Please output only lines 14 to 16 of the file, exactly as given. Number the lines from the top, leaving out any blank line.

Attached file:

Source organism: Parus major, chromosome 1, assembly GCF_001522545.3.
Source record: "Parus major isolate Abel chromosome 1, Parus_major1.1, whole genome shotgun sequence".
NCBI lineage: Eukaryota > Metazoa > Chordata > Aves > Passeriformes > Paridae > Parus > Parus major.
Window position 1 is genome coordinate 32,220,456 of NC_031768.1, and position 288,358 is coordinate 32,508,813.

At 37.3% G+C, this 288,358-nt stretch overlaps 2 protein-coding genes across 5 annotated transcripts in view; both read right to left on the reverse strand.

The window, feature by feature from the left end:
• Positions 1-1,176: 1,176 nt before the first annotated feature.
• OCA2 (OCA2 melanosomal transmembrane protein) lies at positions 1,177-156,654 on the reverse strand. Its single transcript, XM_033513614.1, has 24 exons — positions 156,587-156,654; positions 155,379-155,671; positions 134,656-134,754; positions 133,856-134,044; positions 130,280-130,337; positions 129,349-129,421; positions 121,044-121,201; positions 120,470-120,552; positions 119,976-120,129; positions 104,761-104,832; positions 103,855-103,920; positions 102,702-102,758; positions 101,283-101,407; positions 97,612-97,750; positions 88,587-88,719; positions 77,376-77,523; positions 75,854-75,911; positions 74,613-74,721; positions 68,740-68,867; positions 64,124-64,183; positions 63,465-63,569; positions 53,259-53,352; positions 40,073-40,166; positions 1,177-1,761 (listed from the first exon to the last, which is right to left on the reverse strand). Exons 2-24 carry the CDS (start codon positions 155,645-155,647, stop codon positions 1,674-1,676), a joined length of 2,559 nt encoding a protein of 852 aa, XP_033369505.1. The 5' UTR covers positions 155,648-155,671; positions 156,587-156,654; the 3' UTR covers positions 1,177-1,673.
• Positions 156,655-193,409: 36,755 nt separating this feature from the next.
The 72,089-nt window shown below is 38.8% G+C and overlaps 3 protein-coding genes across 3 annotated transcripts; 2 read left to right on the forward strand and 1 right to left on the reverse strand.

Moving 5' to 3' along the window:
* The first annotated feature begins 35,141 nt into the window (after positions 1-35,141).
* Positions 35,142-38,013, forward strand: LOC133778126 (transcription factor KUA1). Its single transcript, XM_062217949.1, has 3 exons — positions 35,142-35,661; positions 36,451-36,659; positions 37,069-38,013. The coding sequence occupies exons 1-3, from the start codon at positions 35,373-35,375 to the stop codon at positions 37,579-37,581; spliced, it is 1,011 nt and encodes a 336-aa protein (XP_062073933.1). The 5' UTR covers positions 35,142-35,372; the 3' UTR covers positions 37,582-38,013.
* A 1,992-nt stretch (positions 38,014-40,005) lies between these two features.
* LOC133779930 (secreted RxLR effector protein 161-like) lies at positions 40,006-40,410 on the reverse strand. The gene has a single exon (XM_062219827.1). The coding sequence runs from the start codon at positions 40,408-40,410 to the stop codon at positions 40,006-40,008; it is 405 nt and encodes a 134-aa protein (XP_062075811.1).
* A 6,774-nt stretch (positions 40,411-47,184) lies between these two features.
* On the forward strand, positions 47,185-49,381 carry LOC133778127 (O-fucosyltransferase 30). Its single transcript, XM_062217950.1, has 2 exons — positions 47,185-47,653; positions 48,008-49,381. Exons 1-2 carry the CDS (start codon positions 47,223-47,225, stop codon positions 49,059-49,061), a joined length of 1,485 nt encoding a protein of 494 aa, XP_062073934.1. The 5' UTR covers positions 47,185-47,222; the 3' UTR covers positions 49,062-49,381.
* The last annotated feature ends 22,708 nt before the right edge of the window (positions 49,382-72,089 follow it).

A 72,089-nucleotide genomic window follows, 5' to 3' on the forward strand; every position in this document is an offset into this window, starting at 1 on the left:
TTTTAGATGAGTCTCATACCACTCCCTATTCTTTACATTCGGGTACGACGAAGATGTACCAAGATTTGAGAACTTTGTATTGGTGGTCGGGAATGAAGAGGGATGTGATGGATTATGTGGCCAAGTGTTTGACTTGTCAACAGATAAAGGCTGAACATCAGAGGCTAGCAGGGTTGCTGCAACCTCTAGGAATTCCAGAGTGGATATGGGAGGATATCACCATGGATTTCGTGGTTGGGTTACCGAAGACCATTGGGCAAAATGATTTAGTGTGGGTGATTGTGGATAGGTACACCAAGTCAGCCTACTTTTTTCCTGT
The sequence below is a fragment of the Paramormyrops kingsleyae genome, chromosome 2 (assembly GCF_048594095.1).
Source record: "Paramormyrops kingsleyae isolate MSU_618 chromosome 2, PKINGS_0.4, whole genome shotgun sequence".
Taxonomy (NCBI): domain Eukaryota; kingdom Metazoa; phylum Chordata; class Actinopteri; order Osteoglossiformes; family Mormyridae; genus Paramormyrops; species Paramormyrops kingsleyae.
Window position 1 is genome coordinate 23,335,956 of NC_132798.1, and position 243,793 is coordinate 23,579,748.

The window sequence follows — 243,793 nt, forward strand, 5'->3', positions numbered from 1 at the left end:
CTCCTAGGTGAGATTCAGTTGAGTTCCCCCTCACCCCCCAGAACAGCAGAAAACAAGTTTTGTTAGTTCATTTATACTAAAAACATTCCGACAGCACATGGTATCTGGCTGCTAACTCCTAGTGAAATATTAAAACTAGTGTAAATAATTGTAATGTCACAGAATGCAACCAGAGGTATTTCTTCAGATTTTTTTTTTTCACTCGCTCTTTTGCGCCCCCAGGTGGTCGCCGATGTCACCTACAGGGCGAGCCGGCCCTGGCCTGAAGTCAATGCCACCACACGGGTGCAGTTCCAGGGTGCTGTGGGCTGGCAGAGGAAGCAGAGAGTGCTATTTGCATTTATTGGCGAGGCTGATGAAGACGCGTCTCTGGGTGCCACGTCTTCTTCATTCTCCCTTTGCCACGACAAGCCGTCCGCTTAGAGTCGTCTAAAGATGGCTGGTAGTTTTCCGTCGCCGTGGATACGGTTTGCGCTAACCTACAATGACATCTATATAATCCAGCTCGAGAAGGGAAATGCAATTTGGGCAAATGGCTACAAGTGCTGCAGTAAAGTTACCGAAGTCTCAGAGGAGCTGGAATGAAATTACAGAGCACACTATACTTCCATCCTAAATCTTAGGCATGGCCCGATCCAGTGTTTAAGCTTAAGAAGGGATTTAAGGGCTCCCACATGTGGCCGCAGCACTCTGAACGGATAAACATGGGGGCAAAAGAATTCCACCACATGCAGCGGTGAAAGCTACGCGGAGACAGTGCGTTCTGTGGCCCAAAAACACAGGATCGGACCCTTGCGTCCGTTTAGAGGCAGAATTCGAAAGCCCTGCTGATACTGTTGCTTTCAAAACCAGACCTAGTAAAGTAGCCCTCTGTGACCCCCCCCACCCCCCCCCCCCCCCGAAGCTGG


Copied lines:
* A 1,992-nt stretch (positions 38,014-40,005) lies between these two features.
* LOC133779930 (secreted RxLR effector protein 161-like) lies at positions 40,006-40,410 on the reverse strand. The gene has a single exon (XM_062219827.1). The coding sequence runs from the start codon at positions 40,408-40,410 to the stop codon at positions 40,006-40,008; it is 405 nt and encodes a 134-aa protein (XP_062075811.1).
* A 6,774-nt stretch (positions 40,411-47,184) lies between these two features.